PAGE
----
Monday’s Tragedy Told From Different Perspectives


By Ranger

Monday 14th August 2017 will go down in the annals of the country’s history as the day that saw the largest loss of lives from a natural disaster that was exacerbated by human activities.

Mudslides and floods claimed the lives of more than 300 people. Their homes in Freetown were engulfed after part of Sugar Loaf mountain collapsed following heavy rain early on Monday morning. Many of the victims were still asleep in their beds when disaster struck. Construction of homes on the slopes of Mount Sugar Loaf has left large areas denuded of tree cover and susceptible to catastrophic landslides.


The town of Regent with Mount Sugar Loaf nearby is named after King George IV from his time as Prince Regent in the early 19th century when Britain was returning freed slaves to the west African colony from its former American colonies after abolishing slavery in 1807.
Another 3,000 people are estimated to have lost their homes. Ishmael Charles, a charity worker for the Healey Relief Foundation and Caritas Freetown, told the BBC words could not do justice to the scale of the tragedy. “Of course you will see a huge number of people crying with those who have lost their family members,” he said. “It’s very difficult to paint what the reality looks like, because it’s more scary and very sad and disastrous than anyone can be able to describe.”

In the worst hit area, the Regent district, where dozens of houses were submerged when the hillside collapsed at about 06:00 GMT, those who survived spoke of the family members they had lost – or still hoped to find alive.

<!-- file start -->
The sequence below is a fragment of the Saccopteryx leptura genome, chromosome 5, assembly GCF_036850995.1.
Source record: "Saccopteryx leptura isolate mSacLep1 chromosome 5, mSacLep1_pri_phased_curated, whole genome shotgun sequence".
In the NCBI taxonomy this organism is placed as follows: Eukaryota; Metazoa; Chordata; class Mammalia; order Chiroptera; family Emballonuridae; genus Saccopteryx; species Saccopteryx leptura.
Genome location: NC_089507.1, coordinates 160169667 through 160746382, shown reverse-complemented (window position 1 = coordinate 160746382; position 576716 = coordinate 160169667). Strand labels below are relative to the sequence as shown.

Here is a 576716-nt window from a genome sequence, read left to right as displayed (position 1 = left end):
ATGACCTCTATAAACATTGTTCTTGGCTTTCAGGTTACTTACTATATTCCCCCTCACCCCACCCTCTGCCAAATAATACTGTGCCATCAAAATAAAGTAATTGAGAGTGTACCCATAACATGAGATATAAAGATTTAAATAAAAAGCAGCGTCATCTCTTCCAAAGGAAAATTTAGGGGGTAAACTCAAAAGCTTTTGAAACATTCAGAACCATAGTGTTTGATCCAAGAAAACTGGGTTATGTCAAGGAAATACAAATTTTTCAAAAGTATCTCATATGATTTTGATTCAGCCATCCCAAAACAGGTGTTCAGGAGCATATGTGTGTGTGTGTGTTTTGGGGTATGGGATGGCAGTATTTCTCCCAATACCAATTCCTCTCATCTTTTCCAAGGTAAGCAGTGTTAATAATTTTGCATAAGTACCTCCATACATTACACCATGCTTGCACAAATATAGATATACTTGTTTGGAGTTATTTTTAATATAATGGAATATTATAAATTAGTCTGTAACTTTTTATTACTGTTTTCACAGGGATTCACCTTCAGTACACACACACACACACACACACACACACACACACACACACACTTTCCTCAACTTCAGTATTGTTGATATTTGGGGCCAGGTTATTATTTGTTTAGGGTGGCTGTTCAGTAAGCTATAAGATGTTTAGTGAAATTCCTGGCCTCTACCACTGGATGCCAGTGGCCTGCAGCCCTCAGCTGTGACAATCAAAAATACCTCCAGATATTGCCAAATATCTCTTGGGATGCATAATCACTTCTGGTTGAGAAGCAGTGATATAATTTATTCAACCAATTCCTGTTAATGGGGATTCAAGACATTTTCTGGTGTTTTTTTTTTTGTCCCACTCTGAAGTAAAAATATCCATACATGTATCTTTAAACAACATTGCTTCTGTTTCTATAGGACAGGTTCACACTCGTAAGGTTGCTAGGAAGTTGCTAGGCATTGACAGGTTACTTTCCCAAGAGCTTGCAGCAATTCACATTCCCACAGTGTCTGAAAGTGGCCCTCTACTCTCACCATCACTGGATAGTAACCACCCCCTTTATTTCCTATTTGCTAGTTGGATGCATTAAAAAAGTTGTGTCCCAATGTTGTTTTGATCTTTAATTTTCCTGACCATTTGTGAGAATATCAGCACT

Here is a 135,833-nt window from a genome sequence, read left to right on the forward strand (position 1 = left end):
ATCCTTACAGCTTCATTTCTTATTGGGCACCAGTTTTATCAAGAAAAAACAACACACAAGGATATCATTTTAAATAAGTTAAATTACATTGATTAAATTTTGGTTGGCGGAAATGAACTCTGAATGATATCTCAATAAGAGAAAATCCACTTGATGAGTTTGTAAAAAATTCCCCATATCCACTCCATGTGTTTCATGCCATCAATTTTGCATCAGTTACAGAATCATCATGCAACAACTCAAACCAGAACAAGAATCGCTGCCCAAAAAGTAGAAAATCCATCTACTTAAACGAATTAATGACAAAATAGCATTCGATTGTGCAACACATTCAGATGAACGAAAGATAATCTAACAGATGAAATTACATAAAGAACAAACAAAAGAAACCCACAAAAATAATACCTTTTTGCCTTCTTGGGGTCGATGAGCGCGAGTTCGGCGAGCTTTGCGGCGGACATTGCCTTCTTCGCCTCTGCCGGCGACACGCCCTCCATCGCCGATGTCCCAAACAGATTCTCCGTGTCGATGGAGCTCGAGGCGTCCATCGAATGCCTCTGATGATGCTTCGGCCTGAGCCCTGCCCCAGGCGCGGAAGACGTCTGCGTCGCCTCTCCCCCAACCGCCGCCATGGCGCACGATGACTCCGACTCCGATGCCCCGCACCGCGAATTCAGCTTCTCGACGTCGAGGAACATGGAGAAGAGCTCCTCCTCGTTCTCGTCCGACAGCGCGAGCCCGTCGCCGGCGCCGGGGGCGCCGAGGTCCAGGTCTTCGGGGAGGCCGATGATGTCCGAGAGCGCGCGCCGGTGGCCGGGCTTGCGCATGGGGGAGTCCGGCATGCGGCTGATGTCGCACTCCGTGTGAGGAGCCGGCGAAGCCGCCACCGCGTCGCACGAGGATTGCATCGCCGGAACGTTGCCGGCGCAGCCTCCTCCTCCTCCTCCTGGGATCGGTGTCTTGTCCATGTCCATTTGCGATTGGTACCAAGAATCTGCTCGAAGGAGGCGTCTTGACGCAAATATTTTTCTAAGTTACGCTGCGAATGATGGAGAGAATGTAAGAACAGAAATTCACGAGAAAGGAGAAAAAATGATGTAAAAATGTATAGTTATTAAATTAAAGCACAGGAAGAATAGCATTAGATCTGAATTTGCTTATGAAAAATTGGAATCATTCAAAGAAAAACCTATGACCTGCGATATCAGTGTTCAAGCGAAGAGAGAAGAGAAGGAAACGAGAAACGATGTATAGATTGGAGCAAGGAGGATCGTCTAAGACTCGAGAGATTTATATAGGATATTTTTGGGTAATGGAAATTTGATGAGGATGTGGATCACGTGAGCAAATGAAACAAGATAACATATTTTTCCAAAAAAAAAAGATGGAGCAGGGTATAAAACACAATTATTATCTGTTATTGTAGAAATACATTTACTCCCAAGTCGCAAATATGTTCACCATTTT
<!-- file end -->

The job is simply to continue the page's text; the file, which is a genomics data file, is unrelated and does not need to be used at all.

“My wife is dead. My children are all dead. This morning my children and I talked before I left for work. One of them even chose the socks I should put on,” a man called Abdul Malik Bangura told the BBC.

Another woman, called Adama, said she was still searching for her baby. “We were inside. We heard the mudslide approaching. We were trying to flee. I attempted to grab my baby but the mud was too fast. She was covered, alive. I have not seen my husband, Alhaji. My baby was just seven weeks old.”
A man said he had left early in the morning to buy bread. When he returned, his wife, children, siblings and in-laws were all dead.
Mohamed Sinneh, a morgue technician at Freetown’s Connaught Hospital, told news agency AFP he had counted more than 300 bodies on Monday – and said more had been taken to private morgues. Red Cross spokesman Patrick Massaquoi told the news agency that 312 people were confirmed dead and warned the toll could rise further. The toll does not include those buried alive in their homes as they slept. More bodies are expected to be found as floodwaters recede.

Flooding is not unusual in Sierra Leone. Fatmata Sesay, who lives on the hilltop area of Juba, managed to survive the mudslide after she and her family were woken by the pounding rain. It was then they realised their home was submerged in water. “I only managed to escape by climbing to the roof of the house when neighbours came in to rescue me,” she told AFP. “We have lost everything and we do not have a place to sleep.”
BBC Weather’s Tomasz Schafernaker explains why Sierra Leone has been hit with torrential rain and mudslides. Flooding is not unusual in Sierra Leone, where unsafe housing in makeshift settlements can be swept away by heavy rains. The rains often hit areas in and around Freetown, an overcrowded coastal city of more than one million people.

In 2015, Freetown endured deadly floods sparked by monsoon rains that killed 10 people and left thousands more homeless.

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